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Sleep Apnea and Heart Disease

by Mahmood I. Siddique, D.O., FACP, FCCP, FAASM (WHF Special Report 2007-09)

It is estimated that about 10% of the population have undiagnosed sleep apnea, which may be an underlying cause of heart disease. People with sleep apnea suffer from repeated obstructions of the throat during sleep. They literally can't breathe while sleeping. They must wake up in order to breathe (but they don't usually recall these awakenings). This repeated fragmentation of sleep patterns keeps them from having normal, restorative sleep. Recent research suggests that snoring itself may affect sleep quality and may respond to the same treatments used for apnea.

One way sleep apnea is linked to heart disease is through its effect on blood pressure. Research has shown that apnea patients with normal blood pressure run a risk of developing high blood pressure within four years. Hypertension is a major risk factor in the development of heart disease and stroke.

Apnea patients have higher levels of sympathetic nervous system (SNS) activity during both wake and sleep than patients without sleep apnea. Involuntary functions such as heart rate and blood vessel constriction are controlled by the sympathetic nervous system. In persons without apnea, there is usually a decrease in SNS activity and blood pressure falls when sleeping. However, during apnea events, the higher level of SNS activity constricts the blood vessels, while the heart rate also jumps, slamming blood into tight vessels. Blood pressure spikes of up to 250/150 have been seen during apneas.

Sleep apnea patients also have faster heart rates than non-apnea patients, even when awake, but have less variability in their heart rates. This combination of a less variable heart rate and greater variability in blood pressure is an indicator of potential cardiovascular problems.

Lastly, a condition known as central apnea may cause high blood pressure, surges of adrenaline, and irregular heart beats. Central apnea occurs without snoring and is not caused by obstruction, rather it is caused by the failure of the brain to signal for a breath.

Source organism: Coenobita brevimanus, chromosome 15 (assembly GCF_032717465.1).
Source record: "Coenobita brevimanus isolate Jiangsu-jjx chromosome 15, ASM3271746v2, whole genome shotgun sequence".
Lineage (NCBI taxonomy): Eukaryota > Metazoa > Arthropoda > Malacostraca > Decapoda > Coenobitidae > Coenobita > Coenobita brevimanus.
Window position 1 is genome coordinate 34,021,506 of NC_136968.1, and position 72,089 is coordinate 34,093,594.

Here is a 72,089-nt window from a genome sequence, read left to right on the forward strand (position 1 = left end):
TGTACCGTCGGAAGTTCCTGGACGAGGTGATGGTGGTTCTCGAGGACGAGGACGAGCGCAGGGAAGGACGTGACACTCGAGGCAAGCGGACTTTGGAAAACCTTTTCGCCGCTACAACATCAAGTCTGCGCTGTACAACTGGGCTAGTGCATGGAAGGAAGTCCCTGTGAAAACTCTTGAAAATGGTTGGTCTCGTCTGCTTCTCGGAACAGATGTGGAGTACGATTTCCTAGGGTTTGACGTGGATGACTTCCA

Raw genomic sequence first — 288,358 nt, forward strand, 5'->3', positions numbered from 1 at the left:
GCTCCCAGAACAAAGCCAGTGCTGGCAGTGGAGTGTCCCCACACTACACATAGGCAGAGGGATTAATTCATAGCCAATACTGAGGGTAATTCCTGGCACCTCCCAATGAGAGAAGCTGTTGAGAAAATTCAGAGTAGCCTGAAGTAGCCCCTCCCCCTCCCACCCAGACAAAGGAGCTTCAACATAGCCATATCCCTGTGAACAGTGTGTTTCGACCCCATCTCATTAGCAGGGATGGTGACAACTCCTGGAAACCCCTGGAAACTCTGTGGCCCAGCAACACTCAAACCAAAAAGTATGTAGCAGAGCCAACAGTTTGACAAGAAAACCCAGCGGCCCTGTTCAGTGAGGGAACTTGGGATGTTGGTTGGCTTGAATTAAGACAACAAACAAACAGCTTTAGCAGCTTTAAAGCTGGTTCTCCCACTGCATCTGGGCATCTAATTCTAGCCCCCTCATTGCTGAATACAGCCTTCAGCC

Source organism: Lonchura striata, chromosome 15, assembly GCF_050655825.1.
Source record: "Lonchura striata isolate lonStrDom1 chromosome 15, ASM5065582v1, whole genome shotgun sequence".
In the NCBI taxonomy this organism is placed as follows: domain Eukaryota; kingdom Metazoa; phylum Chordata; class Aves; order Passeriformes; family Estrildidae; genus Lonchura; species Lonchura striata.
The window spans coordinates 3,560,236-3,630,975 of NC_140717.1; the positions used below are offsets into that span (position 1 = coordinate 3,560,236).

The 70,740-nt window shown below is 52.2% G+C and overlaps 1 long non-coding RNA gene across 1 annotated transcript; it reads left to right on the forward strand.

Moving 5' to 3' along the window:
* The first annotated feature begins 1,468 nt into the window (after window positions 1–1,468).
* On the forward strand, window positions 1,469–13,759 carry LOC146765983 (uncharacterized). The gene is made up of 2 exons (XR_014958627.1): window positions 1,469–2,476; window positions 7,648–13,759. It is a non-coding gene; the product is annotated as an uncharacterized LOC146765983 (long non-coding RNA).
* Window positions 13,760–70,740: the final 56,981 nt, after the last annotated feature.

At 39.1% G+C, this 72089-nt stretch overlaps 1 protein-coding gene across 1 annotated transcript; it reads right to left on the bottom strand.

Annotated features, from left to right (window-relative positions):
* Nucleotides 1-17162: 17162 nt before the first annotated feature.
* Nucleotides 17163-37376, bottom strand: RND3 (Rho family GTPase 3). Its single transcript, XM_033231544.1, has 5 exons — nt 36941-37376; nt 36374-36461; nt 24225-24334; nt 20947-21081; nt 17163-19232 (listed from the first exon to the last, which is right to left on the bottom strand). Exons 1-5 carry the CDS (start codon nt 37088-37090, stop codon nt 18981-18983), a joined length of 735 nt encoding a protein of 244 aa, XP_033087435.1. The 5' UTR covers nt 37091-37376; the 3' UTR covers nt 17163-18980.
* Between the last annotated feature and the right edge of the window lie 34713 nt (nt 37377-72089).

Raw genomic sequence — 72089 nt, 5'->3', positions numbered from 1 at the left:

Preventing Heart Disease by Treating Sleep Apnea

One method of preventing heart disease therefore is to treat the underlying sleep apnea, of which a major symptom is snoring and daytime fatigue. Successful treatment of sleep apnea {usually with nasal continuous positive airway pressure (CPAP)} may play a significant role in preventing hypertension and heart disease. Since a major symptom of sleep apnea is snoring during the night and excessive daytime sleepiness, it is important to establish that you have the correct diagnosis. It is therefore important to talk to your primary care clinician about your sleep problems and take a proactive role.

After losing at least 10% of your body weight, consider undertaking another sleep study to determine further treatment.

Note: This is part three of a five-part series of short articles on sleep and health. In the next newsletter Dr. Siddique's article will be titled "Cardiovascular Consequences of Sleep Deprivation".

About the Author: Dr. Siddique is a Clinical Associate Professor of Medicine at UMDNJ- Robert Wood Johnson Medical School and Medical Director of the SleepCare Center at RWJ Hamilton. He is also the President of the Institute for Sleep and Lung Diseases. He is board certified in Internal, Pulmonary, Critical Care and Sleep Medicine. He has received multiple “Excellence in Teaching” awards at RWJ Medical School. He was selected to be on the peer-nominated Best Doctors list in Better Living magazine in NJ. He is also co-author of the book, “How to Turn Anger into Love” (www.HowToTurnAngerIntoLove.com). He can be reached at: (609)587-9944; www.sleephealthdoc.com. _____________________________________________________________________

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©1999-2000; updates: 2002, 2004, 2005, 2007 Women's Heart Foundation, Inc. All rights reserved. Unauthorized use prohibited. The information contained in this Women's Heart Foundation (WHF) Web site is not a substitute for medical advice or treatment, and WHF recommends consultation with your doctor or health care professional.